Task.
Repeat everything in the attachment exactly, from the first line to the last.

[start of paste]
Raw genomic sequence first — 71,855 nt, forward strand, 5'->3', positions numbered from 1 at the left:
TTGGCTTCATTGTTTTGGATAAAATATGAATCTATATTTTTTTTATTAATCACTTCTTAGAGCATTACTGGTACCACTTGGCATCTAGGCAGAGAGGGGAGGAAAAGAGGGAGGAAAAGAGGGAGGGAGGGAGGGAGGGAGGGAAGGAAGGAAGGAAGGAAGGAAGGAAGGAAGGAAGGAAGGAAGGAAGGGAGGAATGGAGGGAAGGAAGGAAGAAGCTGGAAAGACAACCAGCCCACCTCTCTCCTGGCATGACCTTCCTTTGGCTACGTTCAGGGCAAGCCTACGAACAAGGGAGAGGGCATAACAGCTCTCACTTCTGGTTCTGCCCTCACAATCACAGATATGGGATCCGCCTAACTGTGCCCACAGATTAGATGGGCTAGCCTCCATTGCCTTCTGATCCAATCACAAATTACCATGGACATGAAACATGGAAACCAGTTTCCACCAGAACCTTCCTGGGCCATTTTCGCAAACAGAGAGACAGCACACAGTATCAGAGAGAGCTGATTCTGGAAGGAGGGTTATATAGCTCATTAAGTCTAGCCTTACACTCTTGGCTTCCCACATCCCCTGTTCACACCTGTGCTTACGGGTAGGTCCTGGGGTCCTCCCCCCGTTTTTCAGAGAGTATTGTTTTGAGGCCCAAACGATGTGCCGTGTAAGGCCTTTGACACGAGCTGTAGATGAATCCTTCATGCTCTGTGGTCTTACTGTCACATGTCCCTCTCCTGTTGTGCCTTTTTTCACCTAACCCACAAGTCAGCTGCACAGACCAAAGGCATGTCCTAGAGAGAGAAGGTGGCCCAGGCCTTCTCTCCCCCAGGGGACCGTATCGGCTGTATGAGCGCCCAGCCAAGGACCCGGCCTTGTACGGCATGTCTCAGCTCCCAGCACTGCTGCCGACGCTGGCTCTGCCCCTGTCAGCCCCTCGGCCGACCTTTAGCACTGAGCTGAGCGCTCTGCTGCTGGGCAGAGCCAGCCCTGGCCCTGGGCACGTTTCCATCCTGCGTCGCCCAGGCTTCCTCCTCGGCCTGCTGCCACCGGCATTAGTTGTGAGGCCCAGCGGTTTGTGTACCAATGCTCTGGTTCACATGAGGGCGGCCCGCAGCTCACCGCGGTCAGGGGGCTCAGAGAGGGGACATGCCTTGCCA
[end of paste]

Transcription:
Raw genomic sequence first — 71,855 nt, forward strand, 5'->3', positions numbered from 1 at the left:
TTGGCTTCATTGTTTTGGATAAAATATGAATCTATATTTTTTTTATTAATCACTTCTTAGAGCATTACTGGTACCACTTGGCATCTAGGCAGAGAGGGGAGGAAAAGAGGGAGGAAAAGAGGGAGGGAGGGAGGGAGGGAGGGAAGGAAGGAAGGAAGGAAGGAAGGAAGGAAGGAAGGAAGGAAGGAAGGGAGGAATGGAGGGAAGGAAGGAAGAAGCTGGAAAGACAACCAGCCCACCTCTCTCCTGGCATGACCTTCCTTTGGCTACGTTCAGGGCAAGCCTACGAACAAGGGAGAGGGCATAACAGCTCTCACTTCTGGTTCTGCCCTCACAATCACAGATATGGGATCCGCCTAACTGTGCCCACAGATTAGATGGGCTAGCCTCCATTGCCTTCTGATCCAATCACAAATTACCATGGACATGAAACATGGAAACCAGTTTCCACCAGAACCTTCCTGGGCCATTTTCGCAAACAGAGAGACAGCACACAGTATCAGAGAGAGCTGATTCTGGAAGGAGGGTTATATAGCTCATTAAGTCTAGCCTTACACTCTTGGCTTCCCACATCCCCTGTTCACACCTGTGCTTACGGGTAGGTCCTGGGGTCCTCCCCCCGTTTTTCAGAGAGTATTGTTTTGAGGCCCAAACGATGTGCCGTGTAAGGCCTTTGACACGAGCTGTAGATGAATCCTTCATGCTCTGTGGTCTTACTGTCACATGTCCCTCTCCTGTTGTGCCTTTTTTCACCTAACCCACAAGTCAGCTGCACAGACCAAAGGCATGTCCTAGAGAGAGAAGGTGGCCCAGGCCTTCTCTCCCCCAGGGGACCGTATCGGCTGTATGAGCGCCCAGCCAAGGACCCGGCCTTGTACGGCATGTCTCAGCTCCCAGCACTGCTGCCGACGCTGGCTCTGCCCCTGTCAGCCCCTCGGCCGACCTTTAGCACTGAGCTGAGCGCTCTGCTGCTGGGCAGAGCCAGCCCTGGCCCTGGGCACGTTTCCATCCTGCGTCGCCCAGGCTTCCTCCTCGGCCTGCTGCCACCGGCATTAGTTGTGAGGCCCAGCGGTTTGTGTACCAATGCTCTGGTTCACATGAGGGCGGCCCGCAGCTCACCGCGGTCAGGGGGCTCAGAGAGGGGACATGCCTTGCCA